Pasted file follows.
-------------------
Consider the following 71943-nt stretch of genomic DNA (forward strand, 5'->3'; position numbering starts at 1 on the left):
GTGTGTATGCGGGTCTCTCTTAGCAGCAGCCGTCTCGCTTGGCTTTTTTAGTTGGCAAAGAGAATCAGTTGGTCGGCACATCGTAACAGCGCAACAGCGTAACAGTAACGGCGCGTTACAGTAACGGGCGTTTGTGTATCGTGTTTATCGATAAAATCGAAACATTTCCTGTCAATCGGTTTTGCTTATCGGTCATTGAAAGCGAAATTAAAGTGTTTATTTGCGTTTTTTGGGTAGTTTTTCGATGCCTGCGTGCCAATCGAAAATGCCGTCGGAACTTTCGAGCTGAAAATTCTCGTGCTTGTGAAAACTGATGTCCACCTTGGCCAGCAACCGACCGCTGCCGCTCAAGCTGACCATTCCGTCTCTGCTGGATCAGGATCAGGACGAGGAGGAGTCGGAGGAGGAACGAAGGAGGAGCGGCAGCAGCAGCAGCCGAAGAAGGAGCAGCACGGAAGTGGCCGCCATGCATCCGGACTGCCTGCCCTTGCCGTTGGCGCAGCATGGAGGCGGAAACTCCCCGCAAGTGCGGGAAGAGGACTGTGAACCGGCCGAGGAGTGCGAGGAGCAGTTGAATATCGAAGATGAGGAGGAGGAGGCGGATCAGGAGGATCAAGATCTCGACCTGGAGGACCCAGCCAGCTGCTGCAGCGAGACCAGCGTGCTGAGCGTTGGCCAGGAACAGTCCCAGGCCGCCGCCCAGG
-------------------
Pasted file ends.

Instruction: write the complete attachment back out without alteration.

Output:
Consider the following 71943-nt stretch of genomic DNA (forward strand, 5'->3'; position numbering starts at 1 on the left):
GTGTGTATGCGGGTCTCTCTTAGCAGCAGCCGTCTCGCTTGGCTTTTTTAGTTGGCAAAGAGAATCAGTTGGTCGGCACATCGTAACAGCGCAACAGCGTAACAGTAACGGCGCGTTACAGTAACGGGCGTTTGTGTATCGTGTTTATCGATAAAATCGAAACATTTCCTGTCAATCGGTTTTGCTTATCGGTCATTGAAAGCGAAATTAAAGTGTTTATTTGCGTTTTTTGGGTAGTTTTTCGATGCCTGCGTGCCAATCGAAAATGCCGTCGGAACTTTCGAGCTGAAAATTCTCGTGCTTGTGAAAACTGATGTCCACCTTGGCCAGCAACCGACCGCTGCCGCTCAAGCTGACCATTCCGTCTCTGCTGGATCAGGATCAGGACGAGGAGGAGTCGGAGGAGGAACGAAGGAGGAGCGGCAGCAGCAGCAGCCGAAGAAGGAGCAGCACGGAAGTGGCCGCCATGCATCCGGACTGCCTGCCCTTGCCGTTGGCGCAGCATGGAGGCGGAAACTCCCCGCAAGTGCGGGAAGAGGACTGTGAACCGGCCGAGGAGTGCGAGGAGCAGTTGAATATCGAAGATGAGGAGGAGGAGGCGGATCAGGAGGATCAAGATCTCGACCTGGAGGACCCAGCCAGCTGCTGCAGCGAGACCAGCGTGCTGAGCGTTGGCCAGGAACAGTCCCAGGCCGCCGCCCAGG